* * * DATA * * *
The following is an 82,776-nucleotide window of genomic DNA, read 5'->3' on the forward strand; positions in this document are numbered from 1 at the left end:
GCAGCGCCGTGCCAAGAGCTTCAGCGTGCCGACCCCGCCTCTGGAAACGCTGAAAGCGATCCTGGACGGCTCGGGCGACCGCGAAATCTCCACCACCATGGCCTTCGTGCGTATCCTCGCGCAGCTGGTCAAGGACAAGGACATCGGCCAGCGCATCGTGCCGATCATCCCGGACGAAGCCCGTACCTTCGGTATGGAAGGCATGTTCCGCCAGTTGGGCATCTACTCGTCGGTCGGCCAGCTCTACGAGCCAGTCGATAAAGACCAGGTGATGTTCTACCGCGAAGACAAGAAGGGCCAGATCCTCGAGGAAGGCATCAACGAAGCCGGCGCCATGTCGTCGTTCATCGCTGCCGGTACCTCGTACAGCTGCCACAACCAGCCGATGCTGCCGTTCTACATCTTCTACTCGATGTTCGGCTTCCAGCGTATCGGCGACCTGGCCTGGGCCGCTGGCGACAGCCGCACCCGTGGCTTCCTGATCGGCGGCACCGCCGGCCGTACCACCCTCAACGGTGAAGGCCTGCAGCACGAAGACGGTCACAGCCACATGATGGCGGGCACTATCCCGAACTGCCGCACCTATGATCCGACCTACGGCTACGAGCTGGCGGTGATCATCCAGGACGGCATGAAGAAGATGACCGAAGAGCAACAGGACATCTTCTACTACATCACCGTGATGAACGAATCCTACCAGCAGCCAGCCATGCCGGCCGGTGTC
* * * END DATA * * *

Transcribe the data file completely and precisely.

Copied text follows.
The following is an 82,776-nucleotide window of genomic DNA, read 5'->3' on the forward strand; positions in this document are numbered from 1 at the left end:
GCAGCGCCGTGCCAAGAGCTTCAGCGTGCCGACCCCGCCTCTGGAAACGCTGAAAGCGATCCTGGACGGCTCGGGCGACCGCGAAATCTCCACCACCATGGCCTTCGTGCGTATCCTCGCGCAGCTGGTCAAGGACAAGGACATCGGCCAGCGCATCGTGCCGATCATCCCGGACGAAGCCCGTACCTTCGGTATGGAAGGCATGTTCCGCCAGTTGGGCATCTACTCGTCGGTCGGCCAGCTCTACGAGCCAGTCGATAAAGACCAGGTGATGTTCTACCGCGAAGACAAGAAGGGCCAGATCCTCGAGGAAGGCATCAACGAAGCCGGCGCCATGTCGTCGTTCATCGCTGCCGGTACCTCGTACAGCTGCCACAACCAGCCGATGCTGCCGTTCTACATCTTCTACTCGATGTTCGGCTTCCAGCGTATCGGCGACCTGGCCTGGGCCGCTGGCGACAGCCGCACCCGTGGCTTCCTGATCGGCGGCACCGCCGGCCGTACCACCCTCAACGGTGAAGGCCTGCAGCACGAAGACGGTCACAGCCACATGATGGCGGGCACTATCCCGAACTGCCGCACCTATGATCCGACCTACGGCTACGAGCTGGCGGTGATCATCCAGGACGGCATGAAGAAGATGACCGAAGAGCAACAGGACATCTTCTACTACATCACCGTGATGAACGAATCCTACCAGCAGCCAGCCATGCCGGCCGGTGTC